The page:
The simple way to understand Django models

If you ever tried to learn models by going through Django Docs, did you leave with answers, or with even more questions?

Personally, I started doubting whether programming is really for me.

I wrote this post to help you understand Django models and basic operations with them.

Models are an excellent method to work with data!

Say we want to keep track of our amazing cats. We would create a Cat model, but what is a model anyway?

Turns out, a model is kinda three things in one:

Now, let’s walk through each block.

Table with cats in database

We create a class (= a model) named Cat.

When we add columns we must tell Django which kind of data will be in each of them. That can be string, digits, boolean etc.

So, a cat’s name should be a text — it’s a CharField in Django (don’t forget to set the maximum length for this field, because the database needs to know it). A cat’s weight in grams is an integer — so we use an IntegerField.

Finally, null makes it possible to leave a column blank. For example, if we don’t know the weight. Note that any field can be marked as null.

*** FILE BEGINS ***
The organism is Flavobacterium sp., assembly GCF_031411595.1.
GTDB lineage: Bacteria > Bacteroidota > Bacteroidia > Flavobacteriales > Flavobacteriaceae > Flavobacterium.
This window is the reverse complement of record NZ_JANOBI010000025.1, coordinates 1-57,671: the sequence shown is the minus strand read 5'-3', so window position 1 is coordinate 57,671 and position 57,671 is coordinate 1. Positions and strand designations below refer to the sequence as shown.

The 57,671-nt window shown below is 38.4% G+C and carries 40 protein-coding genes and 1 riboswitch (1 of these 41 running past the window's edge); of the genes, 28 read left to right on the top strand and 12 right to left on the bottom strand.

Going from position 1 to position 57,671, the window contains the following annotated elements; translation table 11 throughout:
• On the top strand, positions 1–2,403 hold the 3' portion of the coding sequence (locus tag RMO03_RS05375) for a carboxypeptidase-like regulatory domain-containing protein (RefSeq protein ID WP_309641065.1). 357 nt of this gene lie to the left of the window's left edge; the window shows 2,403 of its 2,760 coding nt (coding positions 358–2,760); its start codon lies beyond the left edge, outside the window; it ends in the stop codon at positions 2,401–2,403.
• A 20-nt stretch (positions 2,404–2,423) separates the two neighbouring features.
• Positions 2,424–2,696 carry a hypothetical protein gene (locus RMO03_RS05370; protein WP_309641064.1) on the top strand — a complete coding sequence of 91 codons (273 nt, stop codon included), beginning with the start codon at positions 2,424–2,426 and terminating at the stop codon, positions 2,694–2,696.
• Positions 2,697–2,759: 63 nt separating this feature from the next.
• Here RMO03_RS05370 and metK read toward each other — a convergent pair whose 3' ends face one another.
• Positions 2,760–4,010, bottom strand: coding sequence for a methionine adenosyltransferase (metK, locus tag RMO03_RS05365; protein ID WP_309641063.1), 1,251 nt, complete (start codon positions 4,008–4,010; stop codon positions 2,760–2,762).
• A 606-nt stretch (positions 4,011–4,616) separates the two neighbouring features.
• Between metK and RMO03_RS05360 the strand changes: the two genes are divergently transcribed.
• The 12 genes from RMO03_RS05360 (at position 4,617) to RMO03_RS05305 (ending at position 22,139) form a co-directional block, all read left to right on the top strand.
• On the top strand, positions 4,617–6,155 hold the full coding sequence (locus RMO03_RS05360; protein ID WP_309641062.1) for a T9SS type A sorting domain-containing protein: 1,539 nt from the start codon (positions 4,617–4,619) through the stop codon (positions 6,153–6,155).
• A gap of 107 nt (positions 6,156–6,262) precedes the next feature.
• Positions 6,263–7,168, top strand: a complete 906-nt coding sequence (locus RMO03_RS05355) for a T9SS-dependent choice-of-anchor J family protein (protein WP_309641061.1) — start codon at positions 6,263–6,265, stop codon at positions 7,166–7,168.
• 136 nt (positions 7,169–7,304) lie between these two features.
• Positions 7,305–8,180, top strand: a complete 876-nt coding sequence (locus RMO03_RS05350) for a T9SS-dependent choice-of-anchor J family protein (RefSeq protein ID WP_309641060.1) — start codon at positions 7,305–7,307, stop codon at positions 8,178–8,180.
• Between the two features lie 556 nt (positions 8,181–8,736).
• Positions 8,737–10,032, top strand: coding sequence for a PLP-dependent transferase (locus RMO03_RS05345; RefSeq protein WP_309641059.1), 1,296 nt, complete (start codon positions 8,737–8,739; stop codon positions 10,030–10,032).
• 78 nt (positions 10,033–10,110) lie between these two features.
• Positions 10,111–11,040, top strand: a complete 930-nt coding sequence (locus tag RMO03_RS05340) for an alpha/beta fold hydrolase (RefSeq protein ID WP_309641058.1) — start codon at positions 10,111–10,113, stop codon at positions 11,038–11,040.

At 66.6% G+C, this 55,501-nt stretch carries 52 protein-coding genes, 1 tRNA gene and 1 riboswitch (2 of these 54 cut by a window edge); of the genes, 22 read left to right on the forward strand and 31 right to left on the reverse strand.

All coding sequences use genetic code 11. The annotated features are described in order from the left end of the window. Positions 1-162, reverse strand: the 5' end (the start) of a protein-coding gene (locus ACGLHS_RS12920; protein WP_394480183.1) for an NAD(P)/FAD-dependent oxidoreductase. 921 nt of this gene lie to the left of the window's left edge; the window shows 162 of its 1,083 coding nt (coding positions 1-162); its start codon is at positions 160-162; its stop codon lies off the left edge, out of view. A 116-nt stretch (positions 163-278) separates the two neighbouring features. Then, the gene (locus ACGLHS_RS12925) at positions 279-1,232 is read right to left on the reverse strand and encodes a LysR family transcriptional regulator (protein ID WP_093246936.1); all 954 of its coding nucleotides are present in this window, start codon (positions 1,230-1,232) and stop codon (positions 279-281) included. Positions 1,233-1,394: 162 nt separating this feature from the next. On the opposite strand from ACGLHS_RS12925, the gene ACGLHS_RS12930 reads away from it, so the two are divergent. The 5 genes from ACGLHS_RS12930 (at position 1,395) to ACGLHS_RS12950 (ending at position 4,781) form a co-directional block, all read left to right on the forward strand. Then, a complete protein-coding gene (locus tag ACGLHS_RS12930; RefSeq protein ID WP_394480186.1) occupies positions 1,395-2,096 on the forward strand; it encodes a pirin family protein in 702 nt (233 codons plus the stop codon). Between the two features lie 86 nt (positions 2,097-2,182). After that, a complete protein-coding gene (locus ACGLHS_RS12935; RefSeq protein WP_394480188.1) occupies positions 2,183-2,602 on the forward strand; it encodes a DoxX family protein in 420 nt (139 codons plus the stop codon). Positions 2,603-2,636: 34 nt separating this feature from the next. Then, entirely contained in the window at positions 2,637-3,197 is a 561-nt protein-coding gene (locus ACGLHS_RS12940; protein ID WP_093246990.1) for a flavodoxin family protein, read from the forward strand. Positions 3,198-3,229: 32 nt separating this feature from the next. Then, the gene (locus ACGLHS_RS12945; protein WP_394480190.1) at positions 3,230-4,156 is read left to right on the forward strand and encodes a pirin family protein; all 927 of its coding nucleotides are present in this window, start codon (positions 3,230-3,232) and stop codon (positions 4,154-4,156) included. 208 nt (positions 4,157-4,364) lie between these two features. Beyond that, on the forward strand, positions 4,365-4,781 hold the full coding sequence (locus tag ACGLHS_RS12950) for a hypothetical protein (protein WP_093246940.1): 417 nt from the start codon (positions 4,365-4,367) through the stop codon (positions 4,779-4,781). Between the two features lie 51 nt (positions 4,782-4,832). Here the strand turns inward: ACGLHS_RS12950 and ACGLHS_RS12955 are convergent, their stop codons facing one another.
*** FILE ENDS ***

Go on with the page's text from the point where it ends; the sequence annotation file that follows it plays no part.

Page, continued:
As an aside: the id column is generated automatically.

A finishing touch is to propagate changes (like creating a model, adding a column etc.) into our database schema. For that we use python manage.py makemigrations and then python manage.py migrate. It’s important to do it every time you change something in the models.

Now we have a table but we don’t have anything inside it. Let’s fix it.

Operations with all cats

Creating a new one

create() function helps us to create some rows. We just need to pass all the purry details into it.

Finding a particular one

If you want to get cat’s FBI file meow-xcuse me, the cat’s info; then we can just use the get() function with one of the cat parameters. In the example, I use pk which means “primary key”. Most often, that would be the same as using id.

get() will find all rows matching the parameters and only return the first one.

Finding all the records

On top of that, you can access all cats from the database by using the all() function.

Filtering out

Or do you need cats lighter than 3000 g?

A function named filter is ready to help us with that.

We pass field__lookuptype = 'value' into it to filter out the cats.

In the example, lt means “less than”. So weight_g__lt=3000 means “weight is less than 3000 g”.

Operations with one cat

Updating

Last time we weighed Luna, she was 3200 g. But now her weight is 3100 g. It’s very easy to change that.

We just get Luna from the database by her name, and then change her weight to 3100. It’s that simple. Just one thing — we have to call .save() when we’re done changing.

Deleting, like, forever

We can delete one of our cats. Very sad. But that’s life.

We get the cat and call the .delete() function.

See also:

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